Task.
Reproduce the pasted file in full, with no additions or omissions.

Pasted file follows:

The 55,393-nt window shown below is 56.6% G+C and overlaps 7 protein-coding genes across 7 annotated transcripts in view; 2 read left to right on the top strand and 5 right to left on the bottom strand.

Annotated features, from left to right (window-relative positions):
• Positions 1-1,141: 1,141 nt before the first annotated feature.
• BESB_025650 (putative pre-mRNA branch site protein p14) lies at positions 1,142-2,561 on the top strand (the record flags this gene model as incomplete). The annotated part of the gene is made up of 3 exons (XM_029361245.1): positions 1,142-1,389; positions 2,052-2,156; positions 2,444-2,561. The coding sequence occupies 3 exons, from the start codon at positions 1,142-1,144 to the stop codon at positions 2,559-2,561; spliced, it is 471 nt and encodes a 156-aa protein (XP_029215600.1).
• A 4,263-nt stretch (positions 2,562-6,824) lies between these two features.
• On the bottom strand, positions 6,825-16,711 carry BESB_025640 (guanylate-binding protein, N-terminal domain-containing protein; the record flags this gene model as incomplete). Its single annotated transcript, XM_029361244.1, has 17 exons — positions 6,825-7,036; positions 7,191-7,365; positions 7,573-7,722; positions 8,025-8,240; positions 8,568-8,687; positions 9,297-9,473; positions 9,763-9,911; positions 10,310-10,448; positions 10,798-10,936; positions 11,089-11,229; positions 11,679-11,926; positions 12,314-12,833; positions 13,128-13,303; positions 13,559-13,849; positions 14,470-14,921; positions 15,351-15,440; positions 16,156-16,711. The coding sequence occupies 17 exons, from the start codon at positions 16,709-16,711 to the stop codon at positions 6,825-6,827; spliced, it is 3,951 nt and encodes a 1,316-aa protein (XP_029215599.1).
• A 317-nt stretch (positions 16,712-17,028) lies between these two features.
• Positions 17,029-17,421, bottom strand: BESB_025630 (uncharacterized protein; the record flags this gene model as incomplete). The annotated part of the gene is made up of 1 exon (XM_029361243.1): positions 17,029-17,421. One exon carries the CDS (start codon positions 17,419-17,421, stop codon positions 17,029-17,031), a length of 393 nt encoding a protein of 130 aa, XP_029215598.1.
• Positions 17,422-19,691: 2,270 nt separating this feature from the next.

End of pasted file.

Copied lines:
The 55,393-nt window shown below is 56.6% G+C and overlaps 7 protein-coding genes across 7 annotated transcripts in view; 2 read left to right on the top strand and 5 right to left on the bottom strand.

Annotated features, from left to right (window-relative positions):
• Positions 1-1,141: 1,141 nt before the first annotated feature.
• BESB_025650 (putative pre-mRNA branch site protein p14) lies at positions 1,142-2,561 on the top strand (the record flags this gene model as incomplete). The annotated part of the gene is made up of 3 exons (XM_029361245.1): positions 1,142-1,389; positions 2,052-2,156; positions 2,444-2,561. The coding sequence occupies 3 exons, from the start codon at positions 1,142-1,144 to the stop codon at positions 2,559-2,561; spliced, it is 471 nt and encodes a 156-aa protein (XP_029215600.1).
• A 4,263-nt stretch (positions 2,562-6,824) lies between these two features.
• On the bottom strand, positions 6,825-16,711 carry BESB_025640 (guanylate-binding protein, N-terminal domain-containing protein; the record flags this gene model as incomplete). Its single annotated transcript, XM_029361244.1, has 17 exons — positions 6,825-7,036; positions 7,191-7,365; positions 7,573-7,722; positions 8,025-8,240; positions 8,568-8,687; positions 9,297-9,473; positions 9,763-9,911; positions 10,310-10,448; positions 10,798-10,936; positions 11,089-11,229; positions 11,679-11,926; positions 12,314-12,833; positions 13,128-13,303; positions 13,559-13,849; positions 14,470-14,921; positions 15,351-15,440; positions 16,156-16,711. The coding sequence occupies 17 exons, from the start codon at positions 16,709-16,711 to the stop codon at positions 6,825-6,827; spliced, it is 3,951 nt and encodes a 1,316-aa protein (XP_029215599.1).
• A 317-nt stretch (positions 16,712-17,028) lies between these two features.
• Positions 17,029-17,421, bottom strand: BESB_025630 (uncharacterized protein; the record flags this gene model as incomplete). The annotated part of the gene is made up of 1 exon (XM_029361243.1): positions 17,029-17,421. One exon carries the CDS (start codon positions 17,419-17,421, stop codon positions 17,029-17,031), a length of 393 nt encoding a protein of 130 aa, XP_029215598.1.
• Positions 17,422-19,691: 2,270 nt separating this feature from the next.